Go­ing ‘Wild’ …sen­si­bly

‘Back­pack­ing 101’ lends ad­vice to those wish­ing to hit the trails

Cape Breton Post - - Destinations - BY PAULINE FROMMER KING FEA­TURES SYN­DI­CATE Pauline Frommer is the Ed­i­to­rial Di­rec­tor for the Frommer Travel Guides and From­mers.com. She co-hosts the ra­dio pro­gram “The Travel Show” with her fa­ther, Arthur Frommer and is the au­thor of the best-sell­ing “Fr

We can blame Cheryl Strayed — or, per­haps, her cin­e­matic al­ter-ego Reese Wither­spoon, who por­trayed the au­thor in the movie ver­sion of her mem­oir “Wild” — for the in­creas­ing pop­u­lar­ity of back­pack­ing. Per­mit re­quests jumped 300 per cent for the right to hike the trail fea­tured in the tale (the Pa­cific Crest Trail) af­ter the film came out. And, anec­do­tally, more peo­ple than ever are at­tempt­ing this com­bi­na­tion of sport and va­ca­tion — which likely means that more peo­ple’s toe­nails are fall­ing off.

That was a piv­otal mo­ment in both the flick and book, a re­sult of novice-back­packer Strayed hav­ing cho­sen the wrong fit of hik­ing boots. It il­lus­trated, pretty grue­somely, how im­por­tant plan­ning and prepa­ra­tion is for what can be an in­cred­i­bly chal­leng­ing ac­tiv­ity.

For ex­pert ad­vice on that plan­ning, you’d do well to turn to the about-to-be-re­leased book “Back­pack­ing 101.” Writ­ten by Heather Balogh Rochfort, the gear editor for Back­packer Mag­a­zine, as well as au­thor of www.jus­ta­col­orado­gal.com, the book is a sur­pris­ingly read­able, deep dive into all of the nitty gritty that goes into prep­ping for a trip.

For ex­am­ple, the book de­tails how to choose the right back­pack, a cru­cial and com­plex first step. Sur­pris­ingly, tall peo­ple don’t nec­es­sar­ily need the big­gest packs, nor should shorter folks nec­es­sar­ily go for small ones. Balogh Rochfort in­cludes an in­tri­cate dis­cus­sion of how packs should fit, and which part of the body they must con­form to (the torso). So a tow­er­ing man who is all legs might ac­tu­ally need a medium-size pack rather than a larger pack; the au­thor gives spe­cific di­rec­tions on how to mea­sure your body to tell.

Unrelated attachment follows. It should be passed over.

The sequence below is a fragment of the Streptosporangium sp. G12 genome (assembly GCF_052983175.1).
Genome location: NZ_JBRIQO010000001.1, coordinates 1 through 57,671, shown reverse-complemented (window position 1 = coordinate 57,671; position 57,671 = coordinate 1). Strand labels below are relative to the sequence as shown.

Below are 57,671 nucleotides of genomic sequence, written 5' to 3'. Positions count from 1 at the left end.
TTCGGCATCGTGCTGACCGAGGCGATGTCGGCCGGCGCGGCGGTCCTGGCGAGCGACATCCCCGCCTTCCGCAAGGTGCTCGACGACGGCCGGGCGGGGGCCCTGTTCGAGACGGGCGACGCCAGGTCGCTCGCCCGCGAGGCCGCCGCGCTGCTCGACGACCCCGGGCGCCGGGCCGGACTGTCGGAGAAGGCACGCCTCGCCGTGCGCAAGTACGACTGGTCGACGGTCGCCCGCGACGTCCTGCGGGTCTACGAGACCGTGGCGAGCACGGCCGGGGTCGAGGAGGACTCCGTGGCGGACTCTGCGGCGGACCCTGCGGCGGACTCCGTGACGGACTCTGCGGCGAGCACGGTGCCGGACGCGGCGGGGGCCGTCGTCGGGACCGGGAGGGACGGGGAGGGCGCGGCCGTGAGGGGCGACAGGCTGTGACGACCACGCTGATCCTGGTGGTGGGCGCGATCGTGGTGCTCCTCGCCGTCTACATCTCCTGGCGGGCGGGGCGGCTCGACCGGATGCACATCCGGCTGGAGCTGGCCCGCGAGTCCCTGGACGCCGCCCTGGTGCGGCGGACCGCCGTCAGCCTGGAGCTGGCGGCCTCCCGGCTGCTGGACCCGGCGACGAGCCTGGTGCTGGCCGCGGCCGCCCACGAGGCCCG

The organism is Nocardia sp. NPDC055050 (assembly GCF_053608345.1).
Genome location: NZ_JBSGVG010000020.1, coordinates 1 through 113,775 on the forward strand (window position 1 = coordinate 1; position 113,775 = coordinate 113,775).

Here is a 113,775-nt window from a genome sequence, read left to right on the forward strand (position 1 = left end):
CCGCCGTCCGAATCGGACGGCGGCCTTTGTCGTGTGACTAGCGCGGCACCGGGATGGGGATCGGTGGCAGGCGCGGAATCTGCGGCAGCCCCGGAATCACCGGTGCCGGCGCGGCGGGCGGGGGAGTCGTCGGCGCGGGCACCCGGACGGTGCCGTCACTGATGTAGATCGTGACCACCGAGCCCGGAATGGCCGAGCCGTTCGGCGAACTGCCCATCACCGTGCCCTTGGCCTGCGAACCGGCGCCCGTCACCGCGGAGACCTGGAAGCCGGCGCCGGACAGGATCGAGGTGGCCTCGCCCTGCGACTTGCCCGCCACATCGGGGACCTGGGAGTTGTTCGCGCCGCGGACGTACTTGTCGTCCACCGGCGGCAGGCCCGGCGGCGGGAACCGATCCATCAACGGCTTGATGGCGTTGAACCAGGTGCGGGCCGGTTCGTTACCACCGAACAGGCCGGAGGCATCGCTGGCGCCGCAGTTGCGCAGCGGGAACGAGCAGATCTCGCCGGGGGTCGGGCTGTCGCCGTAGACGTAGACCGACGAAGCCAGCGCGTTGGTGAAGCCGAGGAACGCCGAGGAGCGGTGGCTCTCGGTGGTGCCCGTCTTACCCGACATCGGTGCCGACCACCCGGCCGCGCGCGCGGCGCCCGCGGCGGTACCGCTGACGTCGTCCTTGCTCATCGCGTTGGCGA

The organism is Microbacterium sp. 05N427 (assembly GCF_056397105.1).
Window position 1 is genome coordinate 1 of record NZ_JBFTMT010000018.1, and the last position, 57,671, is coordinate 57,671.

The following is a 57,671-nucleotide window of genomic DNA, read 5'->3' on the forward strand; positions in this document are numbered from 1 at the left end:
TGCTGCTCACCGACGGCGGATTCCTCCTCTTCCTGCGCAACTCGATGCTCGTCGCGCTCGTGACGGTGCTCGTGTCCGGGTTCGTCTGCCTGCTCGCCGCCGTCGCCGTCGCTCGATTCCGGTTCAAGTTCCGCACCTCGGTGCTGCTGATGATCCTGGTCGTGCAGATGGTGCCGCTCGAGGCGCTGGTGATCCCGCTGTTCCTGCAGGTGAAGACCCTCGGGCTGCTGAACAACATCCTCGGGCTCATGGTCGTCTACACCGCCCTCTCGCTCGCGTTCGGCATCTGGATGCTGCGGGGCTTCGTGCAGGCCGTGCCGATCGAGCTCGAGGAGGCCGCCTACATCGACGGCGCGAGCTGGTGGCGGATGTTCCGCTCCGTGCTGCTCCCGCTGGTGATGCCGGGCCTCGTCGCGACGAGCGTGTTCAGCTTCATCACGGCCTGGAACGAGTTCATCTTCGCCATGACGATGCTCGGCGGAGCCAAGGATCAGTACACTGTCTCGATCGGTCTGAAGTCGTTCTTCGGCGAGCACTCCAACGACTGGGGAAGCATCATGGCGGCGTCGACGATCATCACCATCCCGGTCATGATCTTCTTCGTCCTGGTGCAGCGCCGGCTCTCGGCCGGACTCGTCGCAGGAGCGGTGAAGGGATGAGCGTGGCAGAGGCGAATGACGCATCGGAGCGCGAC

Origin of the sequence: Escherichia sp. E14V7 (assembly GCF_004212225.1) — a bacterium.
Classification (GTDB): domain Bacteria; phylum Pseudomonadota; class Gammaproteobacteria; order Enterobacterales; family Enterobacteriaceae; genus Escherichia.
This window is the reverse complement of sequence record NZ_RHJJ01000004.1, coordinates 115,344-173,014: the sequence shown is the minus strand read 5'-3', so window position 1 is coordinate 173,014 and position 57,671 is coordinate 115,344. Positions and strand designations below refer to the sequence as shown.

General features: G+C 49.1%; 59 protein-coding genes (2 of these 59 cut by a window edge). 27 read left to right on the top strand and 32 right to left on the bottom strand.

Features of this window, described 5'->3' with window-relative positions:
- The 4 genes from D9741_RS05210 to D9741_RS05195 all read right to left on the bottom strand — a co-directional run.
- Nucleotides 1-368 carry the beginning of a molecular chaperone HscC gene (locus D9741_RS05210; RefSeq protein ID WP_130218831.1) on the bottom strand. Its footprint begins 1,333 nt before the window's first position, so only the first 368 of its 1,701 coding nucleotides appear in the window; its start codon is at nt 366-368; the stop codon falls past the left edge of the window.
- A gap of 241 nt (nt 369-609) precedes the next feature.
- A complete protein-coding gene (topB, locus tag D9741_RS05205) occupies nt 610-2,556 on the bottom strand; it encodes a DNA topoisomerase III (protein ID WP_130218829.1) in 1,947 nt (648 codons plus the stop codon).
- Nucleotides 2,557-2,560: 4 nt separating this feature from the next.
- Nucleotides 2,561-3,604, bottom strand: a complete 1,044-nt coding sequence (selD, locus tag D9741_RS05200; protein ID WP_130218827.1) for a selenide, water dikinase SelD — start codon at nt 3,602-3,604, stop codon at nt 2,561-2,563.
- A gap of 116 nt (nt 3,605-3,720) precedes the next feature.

In ad­di­tion, women, who tend to have nar­rower shoul­ders and wider hips than men, might go for dif­fer­ent types of packs al­to­gether.

Balogh Rochfort also gives solid ad­vice on pick­ing the right trail; why you might choose “real food” over the de­hy­drated meal pack­ets that are sold at out­fit­ting or­ga­ni­za­tions; and the right way to choose clothes for the trail - down to your un­der­wear.

There’s also po­ten­tially life­sav­ing ad­vice in the tome, re­veal­ing why re­ly­ing on a GPS de­vice or cellphone for di­rec­tions is a fool­ish strat­egy. In­stead, Balogh Rochfort gives easy-to-fol­low in­struc­tions on how to use a com­pass and a topo­graph­i­cal map, as well as where best to buy these sorts of maps. She also dis­cusses the what-to-do’s for snakebite, bear and moun­tain-lion en­coun­ters, get­ting lost and med­i­cal emer­gen­cies.

She does all of this in a light, fun-to-read 256-page book. So even though one of the key bits of ad­vice in the guide is to keep your back­pack light, this book may be a bit of ex­tra weight you’d be wise to carry along.

WAYNE DITSCHNET/FLICKR

Back­pack­ing in Utah

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